In my own case, after the superficial thrills of danger and discovery were gone, I found that I still loved caves and caving. Then I recognized an immense hypocrisy among the "caving community" including myself. Cavers often attach huge significance to cave animals, cave morphology, news items involving caves, cave geology, sediments, minerals, etc. etc., while having relatively little knowledge of or apparent interest in the natural world outside the cave. Again, the nature of the cave forces focus, and the objects, focused on, are found to be good. The lesson too often unlearned is that the whole of the natural world is equally as fascinating as caves are. I had to be taught this lesson by farmers who (involved intimately as a few of them still are with the natural workings of soil, fertility, growth, health, and decay) carry an astounding body of knowledge with an equally significant respect and love for their work.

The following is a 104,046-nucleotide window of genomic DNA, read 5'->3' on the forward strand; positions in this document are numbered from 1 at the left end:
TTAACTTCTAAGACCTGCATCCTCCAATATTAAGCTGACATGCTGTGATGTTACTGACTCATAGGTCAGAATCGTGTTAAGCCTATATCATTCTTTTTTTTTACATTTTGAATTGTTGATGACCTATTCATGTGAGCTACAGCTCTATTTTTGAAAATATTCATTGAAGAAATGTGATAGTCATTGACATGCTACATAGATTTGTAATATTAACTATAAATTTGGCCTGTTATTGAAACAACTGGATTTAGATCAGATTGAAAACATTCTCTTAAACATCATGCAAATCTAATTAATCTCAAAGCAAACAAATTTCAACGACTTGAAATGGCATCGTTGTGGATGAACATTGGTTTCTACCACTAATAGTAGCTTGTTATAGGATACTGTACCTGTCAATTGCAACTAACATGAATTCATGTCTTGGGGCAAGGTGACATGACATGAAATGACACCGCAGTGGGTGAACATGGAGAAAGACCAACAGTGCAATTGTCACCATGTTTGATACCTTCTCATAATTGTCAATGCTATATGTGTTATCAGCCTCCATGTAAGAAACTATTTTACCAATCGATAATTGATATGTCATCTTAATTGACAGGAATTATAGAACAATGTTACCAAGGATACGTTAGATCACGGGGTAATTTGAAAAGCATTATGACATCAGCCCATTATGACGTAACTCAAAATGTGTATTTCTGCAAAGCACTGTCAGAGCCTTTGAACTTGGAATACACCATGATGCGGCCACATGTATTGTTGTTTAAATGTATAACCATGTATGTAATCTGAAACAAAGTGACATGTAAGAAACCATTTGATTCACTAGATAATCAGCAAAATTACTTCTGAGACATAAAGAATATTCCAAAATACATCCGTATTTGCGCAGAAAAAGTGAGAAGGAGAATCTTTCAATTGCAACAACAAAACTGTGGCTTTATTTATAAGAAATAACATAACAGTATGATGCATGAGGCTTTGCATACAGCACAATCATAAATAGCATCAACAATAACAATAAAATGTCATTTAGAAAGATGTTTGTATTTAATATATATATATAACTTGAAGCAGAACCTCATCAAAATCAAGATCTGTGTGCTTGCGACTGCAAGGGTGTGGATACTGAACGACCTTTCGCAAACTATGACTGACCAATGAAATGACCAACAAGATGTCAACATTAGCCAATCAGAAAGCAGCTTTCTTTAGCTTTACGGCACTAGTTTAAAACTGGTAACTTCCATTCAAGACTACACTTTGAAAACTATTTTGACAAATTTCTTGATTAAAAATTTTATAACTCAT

If cavers never recognize the gift they are getting from their small but deeply personal involvement with natural places, they will be destructive of those places. Much evidence suggests that cavers are missing the biggest point that caving can make, and are either ignorant of or unappreciative of the value of earth as a whole. The moment that cavers do recognize the real value of the cave, they will see a correspondency with the earth as a whole, will become more nurturing and reverential of it, more interested in it, more blessed by it.

Offline Cap'n Chris

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Re: Why do you go caving?
« Reply #12 on: July 11, 2018, 06:52:22 am »
A trite answer might be something like:

Visit caves because they're there.
Dig caves because they're not there.

Offline mrodoc

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Re: Why do you go caving?
« Reply #13 on: July 11, 2018, 09:12:45 am »